From his perspective, it would have been much more sensible to overthrow the Taliban and/or Saddam Hussein and then quit while we were ahead, leaving the people of Afghanistan and Iraq in control of their own destinies. If we really wanted to occupy and nation-build in those countries, he says, we would have had to basically announce that we were staying there forever and turn them into “the 51st and 52nd states.”
Somehow I’m not sure that Americans, much less the people of Iraq and Afghanistan, will ever be quite ready for that.
Why We Lost is a terrific account of Gen. Bolger’s painful experiences in Iraq and Afghanistan, where he fought beside US troops on the front lines and also participated in meetings of top military decision makers. Its only major flaw is its failure to explore alternative explanations of what the US was really doing in the 9/11 wars.
The real reason the US lost, Gen. Bolger admits, is that we had no good answer to the basic question: Who is the enemy? Terrorism, the General admits, is not a realistic enemy. The notion of fighting terrorism, a military tactic consisting of attacking civilians to inspire fear, makes no sense. Instead, he suggests, we should have framed the enemy as “anti-Western Islamists and the ramshackle, quasi-fascist Middle East states that enabled them” (xiv).
But this answer, too, makes no sense. Saddam Hussein was no Islamist. In fact, he ruthlessly suppressed Islamists. The British government has done far more to “enable” Islamists than Saddam’s Iraq ever did. So, for that matter, has the American government. Both the US and Britain have allowed Saudi money to finance some of the most virulent Wahhabi strands of anti-Western “Islamism” inside the West. The CIA even uses “Islamist” fighters to run drugs and attack Russia, and has been doing so ever since the US-supported Afghan jihad of 1979. More recently, they’ve used “Islamists” to destroy Libya and attack Syria and Iraq.
So it’s silly to frame “Islamism” as the enemy. Secular anti-imperialists and anti-Zionists are just as likely to attack Western targets as “Islamist” ones are. The vast majority of the people of the Middle East, whatever their degree of religiosity, are anti-Western in the sense that they oppose Zionism and imperialism. Indeed, the backbone of the Iraqi resistance against US occupation consisted of secularist Saddam Hussein loyalists.
Additionally, many “Islamists” are “anti-Western” mainly in the sense that they don’t like pornography, alcohol, sexualized advertising, usury, and other manifestations of Western decadence. But relatively few “Islamists” hate democracy. Both the leading force of Shi’a Islamism, the Islamic Republic of Iran, and the less-successful, less-savvy but still leading force of Sunni Islamism, the Muslim Brotherhood, are very strongly pro-democracy.
In fact, Islamists (meaning Islamic political activists) generally LOVE democracy! It is the secular dictators and secular ruling classes in Muslim-majority countries who hate democracy, because they know democracy empowers Islam. The Shah, a secularist, hated democracy, while the Islamic Republic that overthrew him is the most democratic nation in the Middle East. The Egyptian Muslim Brotherhood loves democracy because it elected President Morsi, while the Jewish-secularist fuhrer al-Sisi has destroyed Egyptian democracy so he and his secularist cronies can continue to loot the country. In Algeria, French-supported secularist thugs crushed the nascent Islamic democracy circa 1990. And on and on it goes.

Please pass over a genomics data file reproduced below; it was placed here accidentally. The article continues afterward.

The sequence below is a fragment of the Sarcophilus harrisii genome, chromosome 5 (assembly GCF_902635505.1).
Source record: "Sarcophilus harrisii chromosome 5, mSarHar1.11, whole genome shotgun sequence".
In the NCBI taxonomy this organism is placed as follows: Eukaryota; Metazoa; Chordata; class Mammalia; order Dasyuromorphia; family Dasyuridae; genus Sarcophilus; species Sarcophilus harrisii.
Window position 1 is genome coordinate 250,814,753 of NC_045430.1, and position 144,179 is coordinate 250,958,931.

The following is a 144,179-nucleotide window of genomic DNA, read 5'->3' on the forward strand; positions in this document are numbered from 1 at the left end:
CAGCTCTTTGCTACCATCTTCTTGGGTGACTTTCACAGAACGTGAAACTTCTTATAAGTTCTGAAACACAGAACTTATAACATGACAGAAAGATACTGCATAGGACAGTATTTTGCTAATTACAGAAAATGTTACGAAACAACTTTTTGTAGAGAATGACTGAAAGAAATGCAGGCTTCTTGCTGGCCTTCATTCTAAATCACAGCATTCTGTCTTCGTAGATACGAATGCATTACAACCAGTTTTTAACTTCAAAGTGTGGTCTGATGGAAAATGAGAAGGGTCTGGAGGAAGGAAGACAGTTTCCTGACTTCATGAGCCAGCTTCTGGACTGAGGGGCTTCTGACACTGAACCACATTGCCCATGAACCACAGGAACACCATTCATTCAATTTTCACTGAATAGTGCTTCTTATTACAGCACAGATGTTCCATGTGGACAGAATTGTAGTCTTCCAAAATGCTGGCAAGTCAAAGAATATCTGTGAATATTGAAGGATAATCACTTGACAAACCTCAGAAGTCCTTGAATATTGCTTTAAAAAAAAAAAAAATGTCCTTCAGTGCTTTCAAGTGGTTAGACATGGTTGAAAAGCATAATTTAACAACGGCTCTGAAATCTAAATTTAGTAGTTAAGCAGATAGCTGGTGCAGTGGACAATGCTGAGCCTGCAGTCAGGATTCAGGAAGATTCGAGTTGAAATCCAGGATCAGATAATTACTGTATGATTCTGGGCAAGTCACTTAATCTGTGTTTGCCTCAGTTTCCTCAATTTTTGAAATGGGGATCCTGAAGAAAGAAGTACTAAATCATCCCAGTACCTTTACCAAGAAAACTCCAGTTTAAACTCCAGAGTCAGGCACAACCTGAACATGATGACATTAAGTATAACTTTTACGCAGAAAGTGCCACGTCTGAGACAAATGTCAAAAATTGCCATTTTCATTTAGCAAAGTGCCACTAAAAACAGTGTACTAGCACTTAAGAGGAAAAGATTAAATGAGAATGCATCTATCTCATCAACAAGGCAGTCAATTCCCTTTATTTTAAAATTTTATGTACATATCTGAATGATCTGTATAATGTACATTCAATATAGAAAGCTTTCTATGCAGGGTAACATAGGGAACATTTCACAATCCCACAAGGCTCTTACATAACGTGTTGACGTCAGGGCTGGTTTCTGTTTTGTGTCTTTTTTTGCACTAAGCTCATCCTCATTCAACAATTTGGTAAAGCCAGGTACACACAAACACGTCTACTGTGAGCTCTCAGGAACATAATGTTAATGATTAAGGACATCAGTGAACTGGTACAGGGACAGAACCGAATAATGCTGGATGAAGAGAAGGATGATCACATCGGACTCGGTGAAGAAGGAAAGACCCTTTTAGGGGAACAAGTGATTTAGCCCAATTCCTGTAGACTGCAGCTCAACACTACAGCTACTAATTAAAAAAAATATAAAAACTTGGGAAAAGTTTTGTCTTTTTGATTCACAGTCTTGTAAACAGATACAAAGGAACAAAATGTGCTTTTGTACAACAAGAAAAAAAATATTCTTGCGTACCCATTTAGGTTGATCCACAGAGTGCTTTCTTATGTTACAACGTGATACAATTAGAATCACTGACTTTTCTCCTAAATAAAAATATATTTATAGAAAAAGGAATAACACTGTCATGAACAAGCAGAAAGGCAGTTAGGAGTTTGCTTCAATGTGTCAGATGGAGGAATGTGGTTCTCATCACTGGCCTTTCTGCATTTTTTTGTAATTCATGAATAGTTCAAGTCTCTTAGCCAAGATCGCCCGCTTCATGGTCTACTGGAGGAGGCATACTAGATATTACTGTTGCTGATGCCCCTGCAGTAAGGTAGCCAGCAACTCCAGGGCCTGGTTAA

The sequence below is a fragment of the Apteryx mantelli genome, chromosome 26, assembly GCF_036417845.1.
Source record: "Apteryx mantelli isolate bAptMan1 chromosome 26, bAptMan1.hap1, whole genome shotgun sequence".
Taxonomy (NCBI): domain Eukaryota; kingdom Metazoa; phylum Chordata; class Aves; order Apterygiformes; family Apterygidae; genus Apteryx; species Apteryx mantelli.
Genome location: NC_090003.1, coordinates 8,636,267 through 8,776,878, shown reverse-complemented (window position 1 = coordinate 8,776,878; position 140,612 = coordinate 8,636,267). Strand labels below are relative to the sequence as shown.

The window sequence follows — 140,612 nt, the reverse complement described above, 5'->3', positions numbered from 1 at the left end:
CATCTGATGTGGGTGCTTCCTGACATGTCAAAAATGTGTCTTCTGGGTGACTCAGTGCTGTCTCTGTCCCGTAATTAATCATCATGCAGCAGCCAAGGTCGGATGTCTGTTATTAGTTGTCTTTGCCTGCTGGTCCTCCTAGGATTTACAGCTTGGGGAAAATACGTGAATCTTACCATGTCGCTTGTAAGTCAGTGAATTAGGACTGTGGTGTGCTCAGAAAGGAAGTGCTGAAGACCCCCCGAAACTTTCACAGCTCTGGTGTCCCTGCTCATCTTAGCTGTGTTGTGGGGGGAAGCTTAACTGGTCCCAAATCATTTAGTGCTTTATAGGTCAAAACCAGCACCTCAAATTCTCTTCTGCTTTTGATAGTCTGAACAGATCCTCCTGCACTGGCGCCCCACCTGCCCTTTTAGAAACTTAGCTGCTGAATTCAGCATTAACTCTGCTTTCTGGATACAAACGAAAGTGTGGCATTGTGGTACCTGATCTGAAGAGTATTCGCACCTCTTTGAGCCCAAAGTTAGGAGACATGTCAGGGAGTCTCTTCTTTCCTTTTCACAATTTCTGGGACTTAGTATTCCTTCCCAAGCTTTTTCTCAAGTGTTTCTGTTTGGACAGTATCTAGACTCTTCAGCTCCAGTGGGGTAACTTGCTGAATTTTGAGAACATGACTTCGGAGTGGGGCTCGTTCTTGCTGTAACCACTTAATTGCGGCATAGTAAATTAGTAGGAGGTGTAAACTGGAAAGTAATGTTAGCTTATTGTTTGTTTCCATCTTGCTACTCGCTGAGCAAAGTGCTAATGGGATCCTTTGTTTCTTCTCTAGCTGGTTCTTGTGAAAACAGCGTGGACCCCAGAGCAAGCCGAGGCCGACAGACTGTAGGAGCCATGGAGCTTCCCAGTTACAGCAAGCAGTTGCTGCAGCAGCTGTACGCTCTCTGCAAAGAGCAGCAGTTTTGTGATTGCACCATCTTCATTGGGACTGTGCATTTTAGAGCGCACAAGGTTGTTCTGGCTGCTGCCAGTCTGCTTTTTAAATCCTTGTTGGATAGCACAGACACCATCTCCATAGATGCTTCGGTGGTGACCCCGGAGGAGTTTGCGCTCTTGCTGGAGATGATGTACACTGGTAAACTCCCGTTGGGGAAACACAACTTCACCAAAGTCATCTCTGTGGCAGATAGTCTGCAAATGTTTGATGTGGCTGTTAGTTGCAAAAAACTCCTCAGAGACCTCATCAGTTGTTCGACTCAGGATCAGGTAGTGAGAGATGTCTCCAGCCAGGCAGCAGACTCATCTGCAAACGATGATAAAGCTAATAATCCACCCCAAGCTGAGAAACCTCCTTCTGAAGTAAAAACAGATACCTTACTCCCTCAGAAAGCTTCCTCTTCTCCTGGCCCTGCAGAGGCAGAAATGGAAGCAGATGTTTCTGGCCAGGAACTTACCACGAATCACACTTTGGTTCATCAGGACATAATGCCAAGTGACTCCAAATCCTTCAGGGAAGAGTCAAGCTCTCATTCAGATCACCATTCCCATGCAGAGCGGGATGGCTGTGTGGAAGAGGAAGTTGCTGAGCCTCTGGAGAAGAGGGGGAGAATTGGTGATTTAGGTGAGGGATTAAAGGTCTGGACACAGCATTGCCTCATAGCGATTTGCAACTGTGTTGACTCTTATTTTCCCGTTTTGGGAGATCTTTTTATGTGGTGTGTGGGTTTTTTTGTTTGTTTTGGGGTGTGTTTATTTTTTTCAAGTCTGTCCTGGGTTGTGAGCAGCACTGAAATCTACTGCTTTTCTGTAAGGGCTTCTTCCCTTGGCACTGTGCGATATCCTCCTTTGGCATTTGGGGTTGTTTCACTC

By 2014, with the US fleeing both Iraq and Afghanistan with its red-white-and-blue tail between its legs, Gen. Bolger writes: “Behind it all, the old question hovered, rarely asked aloud: Who was the enemy? Al-Qaeda. The Taliban. The green-on-blue turncoats. Karzai. The Pashtuns. The Pakistanis. Everyone. It was past time to go.”
And that was the problem. Everyone WAS the enemy. When you invade and occupy someone else’s country, everybody in that country, plus anyone else on earth with a functioning conscience, an active heart and mind, and a shred of integrity, decides that YOU are the enemy.
We have met the enemy and he is us.

America’s tragic flaw, in General Bolger’s view, was “a distinct lack of humility” (431). US leaders thought that because they could quickly and easily overthrow the governments of Afghanistan and Iraq, they could be equally successful in imposing their wills in a longer-term occupy-and-nation-build operation. After all, doesn’t the whole world want to be just like us?
To call this line of thinking “lack of humility” is an understatement. Satanic arrogance would be more accurate.
I would add that US decision makers lacked empathy as well as humility: They were unable to grasp how their opponents thought and felt. “We didn’t know our enemy,” Gen. Bolger says. Perhaps the unwillingness to walk a mile in the enemy’s boots was due to an unconscious realization that the enemy was right and we were wrong. If we try to see things from the perspective of people fighting to liberate their countries from occupation, we might realize that those people are the heroes…and we are the villains.
whywelostAn alternative subtitle might have been appropriate: Why We Lost…And Deserved to Lose.
Gen. Bolger describes how occupying troops and occupied trainees had to pretend to be friends…until the occupied trainees would occasionally “express their real feelings” (403) by suddenly killing their US trainers. These “green on blue” attacks, like the fraggings of overly-zealous commanders in Vietnam, sapped morale and exposed the bogus basis of the war.
When someone says “I am from the US government and I am here to help you” even Americans roll their eyes. So imagine how people of countries occupied by US troops feel about the “help” they’re supposedly getting from the foreign soldiers who have slaughtered so many of their countrymen.